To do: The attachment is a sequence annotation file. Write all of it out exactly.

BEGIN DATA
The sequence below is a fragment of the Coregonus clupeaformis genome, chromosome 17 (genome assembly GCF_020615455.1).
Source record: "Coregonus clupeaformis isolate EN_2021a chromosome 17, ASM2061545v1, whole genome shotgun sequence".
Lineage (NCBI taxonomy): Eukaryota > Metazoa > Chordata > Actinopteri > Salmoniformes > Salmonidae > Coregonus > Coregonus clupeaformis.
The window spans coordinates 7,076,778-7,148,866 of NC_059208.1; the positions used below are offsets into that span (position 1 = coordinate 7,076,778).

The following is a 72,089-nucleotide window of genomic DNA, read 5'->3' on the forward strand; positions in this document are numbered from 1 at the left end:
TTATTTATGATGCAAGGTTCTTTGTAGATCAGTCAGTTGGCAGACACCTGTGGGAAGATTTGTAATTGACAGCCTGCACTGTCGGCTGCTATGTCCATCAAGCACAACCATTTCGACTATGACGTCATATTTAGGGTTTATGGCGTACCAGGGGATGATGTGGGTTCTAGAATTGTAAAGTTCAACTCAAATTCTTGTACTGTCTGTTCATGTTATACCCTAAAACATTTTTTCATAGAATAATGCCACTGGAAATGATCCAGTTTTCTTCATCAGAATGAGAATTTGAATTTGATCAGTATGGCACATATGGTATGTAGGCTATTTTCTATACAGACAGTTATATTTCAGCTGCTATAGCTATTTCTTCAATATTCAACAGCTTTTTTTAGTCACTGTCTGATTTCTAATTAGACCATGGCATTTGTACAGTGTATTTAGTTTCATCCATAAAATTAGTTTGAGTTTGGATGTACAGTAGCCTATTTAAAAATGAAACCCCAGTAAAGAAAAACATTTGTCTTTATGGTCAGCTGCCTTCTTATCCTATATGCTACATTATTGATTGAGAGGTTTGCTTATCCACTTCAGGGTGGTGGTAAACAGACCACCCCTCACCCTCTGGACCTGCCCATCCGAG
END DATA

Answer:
The sequence below is a fragment of the Coregonus clupeaformis genome, chromosome 17 (genome assembly GCF_020615455.1).
Source record: "Coregonus clupeaformis isolate EN_2021a chromosome 17, ASM2061545v1, whole genome shotgun sequence".
Lineage (NCBI taxonomy): Eukaryota > Metazoa > Chordata > Actinopteri > Salmoniformes > Salmonidae > Coregonus > Coregonus clupeaformis.
The window spans coordinates 7,076,778-7,148,866 of NC_059208.1; the positions used below are offsets into that span (position 1 = coordinate 7,076,778).

The following is a 72,089-nucleotide window of genomic DNA, read 5'->3' on the forward strand; positions in this document are numbered from 1 at the left end:
TTATTTATGATGCAAGGTTCTTTGTAGATCAGTCAGTTGGCAGACACCTGTGGGAAGATTTGTAATTGACAGCCTGCACTGTCGGCTGCTATGTCCATCAAGCACAACCATTTCGACTATGACGTCATATTTAGGGTTTATGGCGTACCAGGGGATGATGTGGGTTCTAGAATTGTAAAGTTCAACTCAAATTCTTGTACTGTCTGTTCATGTTATACCCTAAAACATTTTTTCATAGAATAATGCCACTGGAAATGATCCAGTTTTCTTCATCAGAATGAGAATTTGAATTTGATCAGTATGGCACATATGGTATGTAGGCTATTTTCTATACAGACAGTTATATTTCAGCTGCTATAGCTATTTCTTCAATATTCAACAGCTTTTTTTAGTCACTGTCTGATTTCTAATTAGACCATGGCATTTGTACAGTGTATTTAGTTTCATCCATAAAATTAGTTTGAGTTTGGATGTACAGTAGCCTATTTAAAAATGAAACCCCAGTAAAGAAAAACATTTGTCTTTATGGTCAGCTGCCTTCTTATCCTATATGCTACATTATTGATTGAGAGGTTTGCTTATCCACTTCAGGGTGGTGGTAAACAGACCACCCCTCACCCTCTGGACCTGCCCATCCGAG